Point Raises $115M to Help Homeowners Unlock Real Estate Equity

The startup’s HEI loans give homeowners access to anywhere between $25,000 and $500,000, on average.

Written by Charli Renken
Published on May. 03, 2022
Point Raises $115M to Help Homeowners Unlock Real Estate Equity
Home equity point
Photo: Shutterstock

One of the benefits of owning a home over renting is homeowners are able to build equity. However, actually getting access to that equity can be difficult, especially if you’re not ready to sell your home yet or you have a lot left on your mortgage. One way to unlock home equity early is with Home Equity Investments (HEI), where a third party gives you a loan against the future value of your home. This gives homeowners access to cash immediately, allowing them to pay down other debts, make other investments or finance home renovations to further improve its value. 

One company helping homeowners unlock home equity early is Point, an HEI company that gives homeowners access to anywhere between $25,000 and $500,000 depending on their home’s value and mortgage. The company recently raised $115 million in Series C financing to scale its offerings and expand its presence nationally.

Point’s recent funding round was led by WestCap, whose founder and managing partner Laurence Tosi was one of Point’s angel investors in 2018. 

“[I’m] thrilled to have Laurence A. Tosi, Joshua Dart and the entire WestCap team on board the Point rocket to help make homeownership more valuable,” Point co-founder Eoin Matthews said in a LinkedIn post. “We [have] a phenomenal team doing impactful work — I’m feeling very grateful for the opportunity to keep building.”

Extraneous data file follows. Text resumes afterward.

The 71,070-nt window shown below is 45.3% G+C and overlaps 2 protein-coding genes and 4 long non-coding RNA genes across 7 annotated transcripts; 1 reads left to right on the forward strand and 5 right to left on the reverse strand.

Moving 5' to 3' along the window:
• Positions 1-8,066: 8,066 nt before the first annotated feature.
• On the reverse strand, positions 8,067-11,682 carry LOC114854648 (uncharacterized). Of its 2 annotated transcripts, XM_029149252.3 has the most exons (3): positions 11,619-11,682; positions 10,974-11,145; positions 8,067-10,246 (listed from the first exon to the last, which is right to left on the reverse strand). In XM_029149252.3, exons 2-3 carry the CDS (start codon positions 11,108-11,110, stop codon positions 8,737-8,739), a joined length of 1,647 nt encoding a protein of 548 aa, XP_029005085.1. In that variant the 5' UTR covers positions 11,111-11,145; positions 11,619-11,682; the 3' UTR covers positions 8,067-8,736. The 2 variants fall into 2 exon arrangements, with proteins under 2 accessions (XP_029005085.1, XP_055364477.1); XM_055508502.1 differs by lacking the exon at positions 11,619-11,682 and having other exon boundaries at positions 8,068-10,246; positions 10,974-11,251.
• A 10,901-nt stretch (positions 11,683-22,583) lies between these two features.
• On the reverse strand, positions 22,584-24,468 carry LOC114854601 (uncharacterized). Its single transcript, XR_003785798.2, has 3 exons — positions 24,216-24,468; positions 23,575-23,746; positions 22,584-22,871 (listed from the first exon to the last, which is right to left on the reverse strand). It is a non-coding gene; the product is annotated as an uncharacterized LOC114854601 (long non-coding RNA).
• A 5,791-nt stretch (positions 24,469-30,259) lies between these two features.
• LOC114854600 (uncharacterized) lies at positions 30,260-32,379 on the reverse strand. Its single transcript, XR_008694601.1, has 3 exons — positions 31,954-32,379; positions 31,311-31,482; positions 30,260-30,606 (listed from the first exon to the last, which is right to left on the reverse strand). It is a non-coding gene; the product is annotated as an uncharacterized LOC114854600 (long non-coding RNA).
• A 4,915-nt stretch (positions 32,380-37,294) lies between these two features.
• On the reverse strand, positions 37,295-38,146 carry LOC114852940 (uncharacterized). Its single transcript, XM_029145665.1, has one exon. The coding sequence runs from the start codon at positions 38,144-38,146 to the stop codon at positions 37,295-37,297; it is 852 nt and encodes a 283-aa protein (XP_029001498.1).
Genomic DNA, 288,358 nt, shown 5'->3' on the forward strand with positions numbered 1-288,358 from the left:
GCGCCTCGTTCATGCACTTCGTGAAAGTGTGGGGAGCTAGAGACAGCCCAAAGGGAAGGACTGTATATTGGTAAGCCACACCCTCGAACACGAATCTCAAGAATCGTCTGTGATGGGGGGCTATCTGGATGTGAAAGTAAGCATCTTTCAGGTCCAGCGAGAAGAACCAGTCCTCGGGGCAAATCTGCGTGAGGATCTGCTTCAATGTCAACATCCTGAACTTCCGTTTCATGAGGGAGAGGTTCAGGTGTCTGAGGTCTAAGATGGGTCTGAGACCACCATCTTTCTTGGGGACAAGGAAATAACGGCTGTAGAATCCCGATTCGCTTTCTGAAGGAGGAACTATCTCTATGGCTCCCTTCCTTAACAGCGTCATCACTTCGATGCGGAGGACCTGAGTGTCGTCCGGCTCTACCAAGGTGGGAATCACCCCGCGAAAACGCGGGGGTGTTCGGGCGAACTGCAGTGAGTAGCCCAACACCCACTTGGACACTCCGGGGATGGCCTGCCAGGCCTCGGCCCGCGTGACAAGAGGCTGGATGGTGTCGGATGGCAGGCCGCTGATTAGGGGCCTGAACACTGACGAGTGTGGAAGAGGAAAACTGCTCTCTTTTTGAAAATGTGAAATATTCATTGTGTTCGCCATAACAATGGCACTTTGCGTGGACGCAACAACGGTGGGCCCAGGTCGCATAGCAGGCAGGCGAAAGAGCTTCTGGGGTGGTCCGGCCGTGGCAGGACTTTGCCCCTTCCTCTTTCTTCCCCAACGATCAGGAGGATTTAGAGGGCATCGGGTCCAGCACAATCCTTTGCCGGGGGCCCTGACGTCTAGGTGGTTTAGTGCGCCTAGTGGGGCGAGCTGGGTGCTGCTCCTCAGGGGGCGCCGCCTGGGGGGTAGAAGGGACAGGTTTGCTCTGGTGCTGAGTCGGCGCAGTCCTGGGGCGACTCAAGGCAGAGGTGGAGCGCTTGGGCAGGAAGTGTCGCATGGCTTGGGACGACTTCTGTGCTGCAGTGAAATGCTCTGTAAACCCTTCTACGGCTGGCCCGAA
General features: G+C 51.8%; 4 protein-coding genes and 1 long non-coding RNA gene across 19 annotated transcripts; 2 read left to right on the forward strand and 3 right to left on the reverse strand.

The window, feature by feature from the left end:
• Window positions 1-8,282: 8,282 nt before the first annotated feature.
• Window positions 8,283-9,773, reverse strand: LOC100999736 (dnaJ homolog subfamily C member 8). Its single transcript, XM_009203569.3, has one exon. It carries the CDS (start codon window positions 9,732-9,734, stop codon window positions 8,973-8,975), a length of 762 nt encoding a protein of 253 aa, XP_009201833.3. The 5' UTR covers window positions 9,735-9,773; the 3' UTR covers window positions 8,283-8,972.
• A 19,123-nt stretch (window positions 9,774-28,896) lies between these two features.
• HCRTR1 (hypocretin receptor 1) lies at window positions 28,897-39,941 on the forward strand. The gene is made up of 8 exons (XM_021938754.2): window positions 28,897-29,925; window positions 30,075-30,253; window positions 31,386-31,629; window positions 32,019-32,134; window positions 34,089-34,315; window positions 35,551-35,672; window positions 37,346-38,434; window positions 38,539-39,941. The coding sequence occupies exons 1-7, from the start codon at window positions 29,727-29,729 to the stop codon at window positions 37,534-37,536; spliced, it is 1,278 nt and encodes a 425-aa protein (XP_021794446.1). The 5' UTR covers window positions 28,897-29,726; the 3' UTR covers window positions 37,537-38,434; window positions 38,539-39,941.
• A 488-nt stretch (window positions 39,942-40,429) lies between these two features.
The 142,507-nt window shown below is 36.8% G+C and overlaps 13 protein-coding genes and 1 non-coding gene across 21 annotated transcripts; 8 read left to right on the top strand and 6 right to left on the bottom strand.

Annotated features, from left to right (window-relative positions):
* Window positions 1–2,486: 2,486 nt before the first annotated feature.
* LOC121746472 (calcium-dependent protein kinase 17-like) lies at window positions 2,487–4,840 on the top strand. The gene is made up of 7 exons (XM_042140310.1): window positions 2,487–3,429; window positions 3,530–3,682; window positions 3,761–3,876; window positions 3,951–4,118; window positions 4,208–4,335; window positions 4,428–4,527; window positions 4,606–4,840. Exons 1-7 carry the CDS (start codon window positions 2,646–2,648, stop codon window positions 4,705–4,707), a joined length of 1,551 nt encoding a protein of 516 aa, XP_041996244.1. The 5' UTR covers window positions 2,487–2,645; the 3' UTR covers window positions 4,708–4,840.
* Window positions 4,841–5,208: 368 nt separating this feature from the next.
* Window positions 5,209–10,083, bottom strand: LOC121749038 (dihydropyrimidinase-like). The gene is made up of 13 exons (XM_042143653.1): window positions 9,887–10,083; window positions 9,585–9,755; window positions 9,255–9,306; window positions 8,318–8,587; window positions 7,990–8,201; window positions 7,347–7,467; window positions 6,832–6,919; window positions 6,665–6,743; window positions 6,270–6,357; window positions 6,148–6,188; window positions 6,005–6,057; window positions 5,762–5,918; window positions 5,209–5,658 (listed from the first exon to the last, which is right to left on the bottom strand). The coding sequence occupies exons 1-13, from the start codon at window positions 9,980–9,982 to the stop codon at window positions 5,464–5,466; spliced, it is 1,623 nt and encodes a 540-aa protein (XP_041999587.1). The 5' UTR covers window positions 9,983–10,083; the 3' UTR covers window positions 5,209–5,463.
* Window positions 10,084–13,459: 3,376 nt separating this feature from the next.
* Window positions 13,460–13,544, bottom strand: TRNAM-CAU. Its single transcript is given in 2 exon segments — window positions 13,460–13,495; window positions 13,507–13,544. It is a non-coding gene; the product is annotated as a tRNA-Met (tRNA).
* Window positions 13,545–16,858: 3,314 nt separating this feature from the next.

Point’s HEI process is fairly simple. First, the company evaluates a homeowner’s finances and makes a first offer for the loan. The company then values the home and depending on the appraisal will update its final offer. Once the deal closes, Point will fund the investment within a few days. According to TechCrunch, the average HEI Point makes is between 15 and 20 percent of the home’s property value. When Point does make an investment, the company isn’t added to the home’s title, meaning homeowners retain ownership despite the equity investment. It’s a little like venture capitalism but instead of backing a startup, Point is making an investment in a home’s future equity. 

One thing that makes Point a good option for homeowners is there are no monthly payments on the loan and the company doesn’t expect to be paid back on its investment for 30 years. Since most people either sell their home or refinance well within that timeframe, that’s a pretty good-looking offer for those in need of cash fast. Depending on how the value of the home grows or shrinks, homeowners owe more or less to Point, with a cap on the amount if the value rises above a certain point. 

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